Many voices from across the political spectrum are urging U.S. intervention in Syria after allegations of the use of chemical weapons by the Assad regime against rebels garrisoned in Damascus. Cited in encouragement for military recourse are violating human rights with the use of chemical weaponry and anti-Americanism from the Syrian president. But armed conflict need not be considered imperative and should not be considered inevitable.
Let us assume for the sake of argument that the Assad regime used chemical weapons against rebel forces. The proper retaliation to such a crime against humanity is diplomatic pressure. The U.S. must be willing to parley with both those funding the Assad regime (Iran and Russia) and those supplying the Syrian rebels (Saudi Arabia and Qatar). Direct military involvement would do little to protect Syrian citizens, and there is no evidence to suggest that intervention would hasten the civil war's resolution. The U.S. must also consider the political associations of the rebels; some are known to have strong affiliations with al-Qaida, and so deposing Syria's leaders might result only in the seizure of power by a hostile faction.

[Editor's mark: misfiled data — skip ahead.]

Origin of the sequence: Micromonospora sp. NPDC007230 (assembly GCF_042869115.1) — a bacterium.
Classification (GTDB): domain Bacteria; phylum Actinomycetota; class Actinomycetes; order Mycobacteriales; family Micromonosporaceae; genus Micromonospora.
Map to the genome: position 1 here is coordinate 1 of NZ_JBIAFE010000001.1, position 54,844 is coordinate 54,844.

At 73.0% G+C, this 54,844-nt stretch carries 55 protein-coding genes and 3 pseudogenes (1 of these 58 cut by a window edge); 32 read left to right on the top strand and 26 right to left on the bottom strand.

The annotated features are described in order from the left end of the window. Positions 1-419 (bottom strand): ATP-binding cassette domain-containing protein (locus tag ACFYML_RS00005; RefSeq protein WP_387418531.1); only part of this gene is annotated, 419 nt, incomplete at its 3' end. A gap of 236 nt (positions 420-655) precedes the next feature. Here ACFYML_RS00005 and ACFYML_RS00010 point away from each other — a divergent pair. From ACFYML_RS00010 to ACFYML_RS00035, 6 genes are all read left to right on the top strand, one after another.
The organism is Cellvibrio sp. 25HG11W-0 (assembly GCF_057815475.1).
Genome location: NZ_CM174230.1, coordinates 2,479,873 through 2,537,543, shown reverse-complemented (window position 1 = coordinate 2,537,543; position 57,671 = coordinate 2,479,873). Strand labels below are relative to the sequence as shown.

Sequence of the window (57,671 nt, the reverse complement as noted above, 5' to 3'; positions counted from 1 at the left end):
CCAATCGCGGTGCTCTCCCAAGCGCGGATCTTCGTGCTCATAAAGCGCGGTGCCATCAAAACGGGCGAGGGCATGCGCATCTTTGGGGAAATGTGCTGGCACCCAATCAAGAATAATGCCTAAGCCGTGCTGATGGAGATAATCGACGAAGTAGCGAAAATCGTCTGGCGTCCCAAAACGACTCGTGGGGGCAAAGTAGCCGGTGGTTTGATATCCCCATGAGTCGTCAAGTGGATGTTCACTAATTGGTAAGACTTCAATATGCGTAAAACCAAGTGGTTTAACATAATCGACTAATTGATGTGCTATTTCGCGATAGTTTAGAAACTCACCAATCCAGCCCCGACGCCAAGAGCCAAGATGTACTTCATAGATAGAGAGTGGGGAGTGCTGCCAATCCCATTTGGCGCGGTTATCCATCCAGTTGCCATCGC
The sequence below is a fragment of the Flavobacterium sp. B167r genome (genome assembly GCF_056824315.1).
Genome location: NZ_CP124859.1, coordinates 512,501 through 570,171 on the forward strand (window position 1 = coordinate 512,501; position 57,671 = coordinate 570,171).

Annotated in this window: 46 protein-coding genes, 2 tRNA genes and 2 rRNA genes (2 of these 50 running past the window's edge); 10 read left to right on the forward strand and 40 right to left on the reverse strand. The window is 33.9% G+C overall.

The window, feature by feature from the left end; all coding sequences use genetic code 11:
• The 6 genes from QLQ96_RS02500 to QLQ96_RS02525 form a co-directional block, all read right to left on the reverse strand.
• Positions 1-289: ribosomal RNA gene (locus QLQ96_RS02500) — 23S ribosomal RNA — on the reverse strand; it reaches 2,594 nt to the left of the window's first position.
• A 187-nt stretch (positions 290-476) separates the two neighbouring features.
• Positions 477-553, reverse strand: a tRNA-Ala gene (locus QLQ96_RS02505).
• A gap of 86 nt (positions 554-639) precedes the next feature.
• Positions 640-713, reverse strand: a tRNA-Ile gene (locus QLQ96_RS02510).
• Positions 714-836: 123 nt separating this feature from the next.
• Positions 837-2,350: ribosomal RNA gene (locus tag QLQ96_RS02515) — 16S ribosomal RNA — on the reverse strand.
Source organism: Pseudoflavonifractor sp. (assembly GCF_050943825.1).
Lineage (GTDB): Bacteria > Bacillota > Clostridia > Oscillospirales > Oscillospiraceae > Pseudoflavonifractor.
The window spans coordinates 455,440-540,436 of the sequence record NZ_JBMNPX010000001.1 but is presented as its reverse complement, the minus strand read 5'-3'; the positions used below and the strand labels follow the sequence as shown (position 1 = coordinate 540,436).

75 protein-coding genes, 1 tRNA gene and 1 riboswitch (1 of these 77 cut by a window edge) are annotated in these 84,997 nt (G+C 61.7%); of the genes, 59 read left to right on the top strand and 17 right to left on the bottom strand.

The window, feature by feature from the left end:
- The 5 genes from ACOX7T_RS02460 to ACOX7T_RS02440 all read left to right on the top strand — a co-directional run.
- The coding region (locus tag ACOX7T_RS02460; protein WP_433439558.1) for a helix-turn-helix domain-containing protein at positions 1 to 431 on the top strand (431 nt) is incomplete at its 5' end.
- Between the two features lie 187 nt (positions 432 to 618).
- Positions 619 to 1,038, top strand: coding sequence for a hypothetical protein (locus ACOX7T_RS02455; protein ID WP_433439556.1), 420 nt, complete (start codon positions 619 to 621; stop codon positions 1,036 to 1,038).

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A Reuters poll shows that a plurality of Americans do not want the U.S. to intervene. This statistic is unsurprising; the American public is exhausted by the reiteration of rhetoric used to justify unwanted warfare for the past decade. Let's pacify the hawkish sentiment and consider negotiations.
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